A New Critical analyzation of After Great Pain a Formal Feeling Comes
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Emily Dickinson's 341st poem is an ambiguous and contemplative look at feelings and emotions that surrounding the death of loved ones as well as the themes of life versus death and nature versus artificiality. Through each of the three stanzas, Dickinson's poem relates the progression from the initial grief, to the insinceriety of society towards death,
then personal closure and enlightenment.
The first stanza in particular is largely ambiguous, as neither the subjects death nor life are not mentioned. It can be inferred that the "great pain" is the initial pain one would feel at losing somebody close. However, the poem moves quickly along to "a formal feeling". The formality is reflected in the structured iambic pentameter holding the first stanza together. "Bore" and "before" end the last two lines of the stanza for a rhyming couplet which further holds the conventionality. It could be that this formality is the hard faced stoicism one might practice at a funeral, which would relate to Nerves sitting ceremoniously. More stoic diction is used when the Heart is described as "stiff".
The approximate rhyme between "comes" and "Tombs" of the first two lines further suggests that the opening is about a burial. The "He" Dickinson refers to is the Heart, due to the alliteration of "H" and the fact that both are capitalized. The Heart "bore" something, but there is ambiguity here as Dickinson doesn't specify exactly what he bore. Whatever it is, it is likely some timeless emotion such as love, sorrow, or hatred as she capitalizes two time
words in the next line, "Yesterday" and "Centuries". It could also mean that the stiff Heart bore, as in it was boring. A stiff Heart might be a symbol of a boring person as it is something they would have; it could show self incrimination and regret for not being involved enough with this now dead person while he or she still lived. Another thing to note is that both Heart and Nerves are capitalized, thus drawing attention to the organic
nature of humans.
The poem shifts dramatically in the second stanza. Iambic pentameter, rigid structure, and overall formality fall away leaving a jerkier five line stanza. Another strange shift occurs: the capitalization of words go from being organic to inorganic things like "Ground", "Air", and "Quartz".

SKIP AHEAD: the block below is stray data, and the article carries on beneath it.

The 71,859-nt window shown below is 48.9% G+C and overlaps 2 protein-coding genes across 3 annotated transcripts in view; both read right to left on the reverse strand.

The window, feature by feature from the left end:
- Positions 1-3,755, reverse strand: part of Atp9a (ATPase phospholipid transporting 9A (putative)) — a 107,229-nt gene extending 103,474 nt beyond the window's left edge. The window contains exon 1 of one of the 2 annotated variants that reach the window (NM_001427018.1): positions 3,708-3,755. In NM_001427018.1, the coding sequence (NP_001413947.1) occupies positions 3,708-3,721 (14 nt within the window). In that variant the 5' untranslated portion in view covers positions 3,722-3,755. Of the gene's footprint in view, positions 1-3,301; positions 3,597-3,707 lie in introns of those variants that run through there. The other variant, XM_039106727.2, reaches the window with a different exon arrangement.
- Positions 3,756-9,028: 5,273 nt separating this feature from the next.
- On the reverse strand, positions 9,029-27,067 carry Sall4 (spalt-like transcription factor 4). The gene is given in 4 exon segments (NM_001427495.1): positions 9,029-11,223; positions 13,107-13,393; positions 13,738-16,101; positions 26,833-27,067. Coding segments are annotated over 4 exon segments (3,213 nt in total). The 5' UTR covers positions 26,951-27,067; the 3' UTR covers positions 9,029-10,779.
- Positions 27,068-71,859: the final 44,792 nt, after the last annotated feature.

One might argue that "Feet", as part of the human body, are organic, but Dickinson writes that these particular Feet are "mechanical". "Mechanical" plays another role besides changing the Feet into simple, preprogrammed contraptions. There is tension between what is true or natural and what is false or artificial in this poem. The use of mechanical is the beginning of the contrasts. This first line "The Feet, mechanical, go round" shows the expected emotion loops one must jump through after the death of a loved one.
"Of Ground, or Air, or Ought" is almost out of place in this poem as it has six syllables. Only one other line has six syllables, which is in the third stanza. Ought is an ambiguous word as it means "whatever", but could be used as a pun for "aught", or zero. The careless, unthinking manner of "whatever" would reflect the insincerity of society towards individual's deaths. The fact that it is punned with aught shows that Dickinson has zero respect for their social behavior.
Following that line, two odd lines of four syllables are paired together: "A Wooden way/ Regardless grown". This "way" being described is the insincere mourning path that society tries to push individuals down at cope with their emotions during troubled times. Wooden is used here in a negative way; if something is wooden, then it is constructed and therefore implies artificiality. Trees are never described as wooden (despite that it is true) because of the man-made connotation the word carries. This stanza begins to back away from the social implications and return to the natural, personal feelings with "Regardless grown". Grown, being more of a nature filled word, goes on to form a traditional rhyme with stone. Forming some resemblance of structure, the final line matches with the first line's eight syllables.